Cokal has in this case herself enhanced our perception of the picaresque form by making her protagonist a woman. Famke is neither more nor less "horrible" (or desperate or confused) than most picaresque anti-heroes, but surely one of the problems Catherynne M. Valente has with her is that she's an anti-heroine, a woman taking on the role traditionally associated with misfits and outcasts, one that inherently calls for a certain amount of guile and disregard for moral niceties. One wonders if Valente would express the same contempt for a male character engaged in similarly venturesome conduct as Famke Summerfugl. Is a picaresque narrative acceptable for exploring the moral margins of male behavior, but inappropriate for depicting women who also find themselves caught in marginal circumstances? Are women, even in fiction, to be judged by different standards than men? If we find ourselves having moral qualms about a female character acting in ways that are conventional in a literary mode usually reserved for men, should we be rethinking our expectations of "female behavior" or our assumptions about those conventions? Perhaps these are questions Susann Cokal would like us to ask while reading her book.
(And I certainly don't think that Cokal's narrative insists that "we must love" Famke. It seems to me that Cokal has written the kind of novel she's written precisely to induce in us a degree of ambivalence about her main character. To engage in the kind of questioning of literary means and ends I've just outlined almost requires that we feel uneasy about our response to a character like Famke.)
At one point Valente calls Breath and Bones "a romance novel that thinks it's too good for the genre" and at another claims it falls into a certain kind of "realist trap," so it's hard to know whether she thinks it strays too far from reality or not far enough. However, it is certainly true that the kind of quest narrative the novel uses allows for a fair amount of exaggeration, coincidence, and melodrama (think of Tom Jones, of many of Dickens's novels, or, indeed, of Huckleberry Finn.) Breath and Bones incorporates its share of all of these, but never to the extent that we begin to disbelieve in its created illusion of an historical time and place. (In this regard, the historical epigraphs presented at the beginning of chapters are largely superfluous. The novel's success depends on the integrity of its own narrative logic, not on the broader historical picture it presents.) Thus, although B & B is not recognizably "postmodern," it also is not simply a "realist" novel retreating into the past. (And, again, the only reason I can see to call it a "romance novel" is that its protagonist is a woman who believes herself to be in love.)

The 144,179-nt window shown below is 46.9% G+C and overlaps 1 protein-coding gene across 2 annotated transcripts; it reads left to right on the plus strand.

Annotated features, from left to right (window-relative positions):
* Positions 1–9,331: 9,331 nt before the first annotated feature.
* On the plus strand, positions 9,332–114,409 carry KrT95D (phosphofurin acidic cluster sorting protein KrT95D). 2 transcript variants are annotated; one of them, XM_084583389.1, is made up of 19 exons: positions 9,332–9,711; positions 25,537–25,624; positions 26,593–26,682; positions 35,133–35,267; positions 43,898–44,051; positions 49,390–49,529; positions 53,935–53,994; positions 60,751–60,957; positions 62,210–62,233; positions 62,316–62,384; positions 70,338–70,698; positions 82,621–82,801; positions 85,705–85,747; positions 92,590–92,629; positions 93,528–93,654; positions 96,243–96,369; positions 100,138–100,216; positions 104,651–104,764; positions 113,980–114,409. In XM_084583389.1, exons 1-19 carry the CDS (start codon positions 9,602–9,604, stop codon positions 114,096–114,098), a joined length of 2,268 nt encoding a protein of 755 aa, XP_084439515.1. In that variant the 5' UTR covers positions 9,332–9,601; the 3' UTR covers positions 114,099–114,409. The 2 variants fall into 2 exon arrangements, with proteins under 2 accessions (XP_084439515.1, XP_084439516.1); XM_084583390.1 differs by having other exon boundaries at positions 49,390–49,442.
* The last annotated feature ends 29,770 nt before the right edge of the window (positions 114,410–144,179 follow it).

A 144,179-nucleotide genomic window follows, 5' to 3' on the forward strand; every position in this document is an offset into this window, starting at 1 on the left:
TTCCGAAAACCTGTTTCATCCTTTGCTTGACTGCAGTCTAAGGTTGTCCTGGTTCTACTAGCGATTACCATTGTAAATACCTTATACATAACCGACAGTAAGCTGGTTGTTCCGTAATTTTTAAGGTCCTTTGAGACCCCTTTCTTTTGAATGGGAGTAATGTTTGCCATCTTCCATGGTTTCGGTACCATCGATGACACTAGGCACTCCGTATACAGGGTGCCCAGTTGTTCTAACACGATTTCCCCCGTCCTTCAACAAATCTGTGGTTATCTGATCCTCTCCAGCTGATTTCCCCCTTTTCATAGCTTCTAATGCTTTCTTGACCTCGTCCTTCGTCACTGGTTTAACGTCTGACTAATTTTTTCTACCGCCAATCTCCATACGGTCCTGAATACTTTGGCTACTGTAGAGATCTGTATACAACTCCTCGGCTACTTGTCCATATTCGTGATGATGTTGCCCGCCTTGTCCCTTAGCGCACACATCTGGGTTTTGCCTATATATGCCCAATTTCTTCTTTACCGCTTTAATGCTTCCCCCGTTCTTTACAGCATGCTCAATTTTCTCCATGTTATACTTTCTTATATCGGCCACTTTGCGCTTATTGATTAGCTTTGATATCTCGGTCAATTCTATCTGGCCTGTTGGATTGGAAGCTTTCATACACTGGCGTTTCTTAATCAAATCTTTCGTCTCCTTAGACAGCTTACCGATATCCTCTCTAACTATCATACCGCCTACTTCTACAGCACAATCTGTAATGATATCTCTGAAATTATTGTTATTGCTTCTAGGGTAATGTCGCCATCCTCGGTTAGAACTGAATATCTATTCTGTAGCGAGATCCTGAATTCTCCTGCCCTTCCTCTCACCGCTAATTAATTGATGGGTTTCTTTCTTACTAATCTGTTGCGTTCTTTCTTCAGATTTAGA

Finally, Valente says of the style of Breath and Bones that "the language of the novel was so simplistic as to give Potter and Co. a run for their broomsticks." She must have in mind a passage such as this, as Albert Castle is working on his pre-Raphaelite portrait of Famke as Nimue:
. . .He had beautiful fingers, long and bony, with a rainbow of paint always under the nails, and to Famke's mind they produced wonders. They had drawn her as an earthly Valkyrie, in a cloak made of swans' feathers (and nothing else); painted her as a nearly naked Gunnlod, the loveliest of the primordial Norse giants, watching over the three kettles of wisdom in a deep, deep cave (Albert seemed to very fond of caves.) And now this Nimue, a wizard's lover, who could be from icy Scandanavia but would be of great interest to the English critics who could make Albert's fortune. Famke had never heard of Merlin or of Nimue, but Albert was teaching her a great deal about the mythology of her people. He liked to set her lessons from the traveler's guidebooks scattered over the mantel.
There is a certain ingenuousness to a passage like this (although the novel does not stick exclusively to Famke's implied point of view), but ultimately it works as much to expose the pretensions of Albert Castle ("Albert seemed very fond of caves") as the "simplicity" of Famke's perceptions. And this clash between Famke's innocence and the rather sordid actualities she encounters (both in America and in Denmark) ultimately provides the novel with what might be its most resonant conflict.
Catherynne M. Valente and I seem to have read different books. She read a story motivated by the actions of a morally compromised romantic heroine. I read a well-executed variation on an always-renewable form that if anything explicitly challenges a reflexively "moral" response to works of literature.